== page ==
According to the general populace, 1 March is considered to herald in the cooler season of autumn, bringing with it much appreciated relief from our hot southern summers. This year our summer here in southern Australia has been somewhat comfortably mild which is a relief after the 2019-2020 summer season which saw many areas of the country ablaze – however is our unpredictable weather luring us into a false sense of security?
As we know however, anything could happen temperature wise during March. Whatever the case, there is definitely a chill in the air and the evening shades are closing earlier.
March heralds the autumnal equinox as the sun enters the sign of Pisces, which will be taking place around 8:07pm on 20 March. The word equinox is derived from a Latin word believed to mean “equal night”. In other words, where the hours of night and day are nearly equal in length. (They are not quite equal due to the wobble of the earth on its orbit.)
While the Northern Hemisphere enters the time where energy is manifesting for action at the spring equinox, here south of the equator it is repose after action at the autumn equinox.
We can take satisfaction in the work undertaken during the warmer months and reap the benefits. Daylight saving will conclude at the end of the month and with it, the realisation that summer will be over. While there are still a couple of weeks before the autumn equinox arrives, now is a good time to start making preparations for the colder winter months.
On Saturday, 20 March, I will be hosting a event that honours the autumn equinox here in Adelaide at The Connection Centre in North Adelaide. During this event we will be exploring the myths and folklore surrounding the autumn equinox, undergo a sacred journey in order to find balance in our lives, and create a special charm that will protect and guide us through the darker months of the year that we will empower. Tickets for this event can be found here.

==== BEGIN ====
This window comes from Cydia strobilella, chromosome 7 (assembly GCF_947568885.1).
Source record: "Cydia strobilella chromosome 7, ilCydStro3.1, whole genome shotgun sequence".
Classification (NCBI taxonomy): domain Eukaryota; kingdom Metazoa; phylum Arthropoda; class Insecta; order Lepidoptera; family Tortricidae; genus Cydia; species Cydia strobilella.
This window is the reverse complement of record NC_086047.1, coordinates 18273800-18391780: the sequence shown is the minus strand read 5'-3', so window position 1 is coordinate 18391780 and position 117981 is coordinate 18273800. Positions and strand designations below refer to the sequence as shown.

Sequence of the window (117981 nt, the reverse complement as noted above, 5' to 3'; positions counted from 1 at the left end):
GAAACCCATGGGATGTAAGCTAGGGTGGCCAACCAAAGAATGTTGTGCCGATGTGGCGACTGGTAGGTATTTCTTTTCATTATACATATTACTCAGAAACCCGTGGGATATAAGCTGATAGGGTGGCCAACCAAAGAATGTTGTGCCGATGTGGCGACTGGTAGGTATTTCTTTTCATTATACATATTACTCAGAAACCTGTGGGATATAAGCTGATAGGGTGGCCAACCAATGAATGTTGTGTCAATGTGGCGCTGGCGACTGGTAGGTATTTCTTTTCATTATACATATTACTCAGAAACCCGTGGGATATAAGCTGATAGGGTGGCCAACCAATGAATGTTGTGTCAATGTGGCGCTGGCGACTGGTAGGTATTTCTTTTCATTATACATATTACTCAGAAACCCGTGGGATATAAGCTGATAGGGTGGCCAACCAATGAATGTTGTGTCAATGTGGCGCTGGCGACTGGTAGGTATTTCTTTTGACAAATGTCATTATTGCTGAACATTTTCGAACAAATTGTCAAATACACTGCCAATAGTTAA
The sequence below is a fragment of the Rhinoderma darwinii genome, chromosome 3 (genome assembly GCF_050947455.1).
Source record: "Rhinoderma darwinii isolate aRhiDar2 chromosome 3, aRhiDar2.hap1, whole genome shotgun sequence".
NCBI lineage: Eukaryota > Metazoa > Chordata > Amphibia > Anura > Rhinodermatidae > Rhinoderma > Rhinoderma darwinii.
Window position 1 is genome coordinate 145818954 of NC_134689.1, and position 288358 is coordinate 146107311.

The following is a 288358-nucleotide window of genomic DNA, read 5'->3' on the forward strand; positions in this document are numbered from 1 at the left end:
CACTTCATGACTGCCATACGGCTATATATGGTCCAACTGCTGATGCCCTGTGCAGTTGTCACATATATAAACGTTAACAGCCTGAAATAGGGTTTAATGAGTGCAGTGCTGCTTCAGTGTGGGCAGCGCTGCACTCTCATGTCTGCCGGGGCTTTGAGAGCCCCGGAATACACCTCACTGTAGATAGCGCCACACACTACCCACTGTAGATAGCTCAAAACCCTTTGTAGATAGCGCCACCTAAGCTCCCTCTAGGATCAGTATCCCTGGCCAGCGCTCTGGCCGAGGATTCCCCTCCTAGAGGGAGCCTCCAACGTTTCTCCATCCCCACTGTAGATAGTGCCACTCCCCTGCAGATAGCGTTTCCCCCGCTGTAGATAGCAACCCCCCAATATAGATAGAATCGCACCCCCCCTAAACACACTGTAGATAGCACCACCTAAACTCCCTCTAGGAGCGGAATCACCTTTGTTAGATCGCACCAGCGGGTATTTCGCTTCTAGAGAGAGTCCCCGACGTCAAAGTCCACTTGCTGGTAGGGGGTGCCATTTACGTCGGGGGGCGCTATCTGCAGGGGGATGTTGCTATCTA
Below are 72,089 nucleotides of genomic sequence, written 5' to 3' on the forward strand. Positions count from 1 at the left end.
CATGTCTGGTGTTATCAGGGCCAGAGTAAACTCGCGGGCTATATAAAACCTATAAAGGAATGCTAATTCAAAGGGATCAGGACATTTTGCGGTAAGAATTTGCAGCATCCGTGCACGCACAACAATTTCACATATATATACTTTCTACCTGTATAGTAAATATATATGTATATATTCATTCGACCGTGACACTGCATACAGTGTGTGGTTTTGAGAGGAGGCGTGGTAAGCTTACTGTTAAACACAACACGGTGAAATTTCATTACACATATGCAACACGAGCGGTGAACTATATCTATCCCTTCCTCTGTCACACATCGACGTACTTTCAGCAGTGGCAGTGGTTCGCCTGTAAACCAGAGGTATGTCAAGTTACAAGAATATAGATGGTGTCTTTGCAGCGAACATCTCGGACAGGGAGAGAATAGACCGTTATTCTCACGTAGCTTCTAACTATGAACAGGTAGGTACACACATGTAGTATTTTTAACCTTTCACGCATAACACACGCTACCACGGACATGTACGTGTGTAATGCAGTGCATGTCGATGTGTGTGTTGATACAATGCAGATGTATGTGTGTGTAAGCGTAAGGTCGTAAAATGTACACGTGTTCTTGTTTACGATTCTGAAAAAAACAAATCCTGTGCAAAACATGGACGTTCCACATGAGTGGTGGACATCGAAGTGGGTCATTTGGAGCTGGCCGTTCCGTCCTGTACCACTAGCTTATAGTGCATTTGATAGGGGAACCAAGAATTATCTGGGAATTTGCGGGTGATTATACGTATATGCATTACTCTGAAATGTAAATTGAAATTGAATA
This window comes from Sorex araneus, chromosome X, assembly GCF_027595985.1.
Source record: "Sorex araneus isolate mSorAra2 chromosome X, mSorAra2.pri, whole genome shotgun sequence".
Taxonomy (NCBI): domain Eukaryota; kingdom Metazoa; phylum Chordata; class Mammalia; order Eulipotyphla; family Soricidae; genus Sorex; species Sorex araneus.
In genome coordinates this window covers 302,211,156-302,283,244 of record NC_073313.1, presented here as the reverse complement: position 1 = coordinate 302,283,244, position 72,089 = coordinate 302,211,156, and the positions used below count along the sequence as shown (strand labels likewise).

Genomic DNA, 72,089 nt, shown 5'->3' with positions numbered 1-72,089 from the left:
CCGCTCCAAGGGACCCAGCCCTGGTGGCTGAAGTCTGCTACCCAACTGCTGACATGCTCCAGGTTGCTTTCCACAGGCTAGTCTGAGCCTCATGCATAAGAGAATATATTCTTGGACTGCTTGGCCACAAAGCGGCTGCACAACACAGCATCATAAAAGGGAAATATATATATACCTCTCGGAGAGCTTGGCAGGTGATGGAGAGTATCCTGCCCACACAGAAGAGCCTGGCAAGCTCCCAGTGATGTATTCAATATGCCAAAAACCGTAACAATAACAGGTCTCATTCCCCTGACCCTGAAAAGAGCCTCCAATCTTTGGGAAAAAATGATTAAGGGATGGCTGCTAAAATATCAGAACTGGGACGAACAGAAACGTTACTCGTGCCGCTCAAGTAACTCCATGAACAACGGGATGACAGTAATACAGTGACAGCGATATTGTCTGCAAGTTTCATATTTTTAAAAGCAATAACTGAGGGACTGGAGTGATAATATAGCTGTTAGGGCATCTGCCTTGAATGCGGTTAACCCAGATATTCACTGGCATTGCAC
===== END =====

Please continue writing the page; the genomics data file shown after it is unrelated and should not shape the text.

The following is a wonderful seasonal poem by William Blake.
by William Blake (from Poetical Sketches, 1783)
O Autumn, laden with fruit, and stain’d
With the blood of the grape, pass not, but sit
Beneath my shady roof; there thou may’st rest,
And tune thy jolly voice to my fresh pipe,
And all the daughters of the year shall dance!
Sing now the lusty song of fruits and flowers.
“The narrow bud opens her beauties to
The sun, and love runs in her thrilling veins;
Blossoms hang round the brows of Morning, and
Flourish down the bright cheek of modest Eve,
Till clust’ring Summer breaks forth into singing,
And feather’d clouds strew flowers round her head.
“The spirits of the air live in the smells
Of fruit; and Joy, with pinions light, roves round
The gardens, or sits singing in the trees.”
Thus sang the jolly Autumn as he sat,
Then rose, girded himself, and o’er the bleak
Hills fled from our sight; but left his golden load.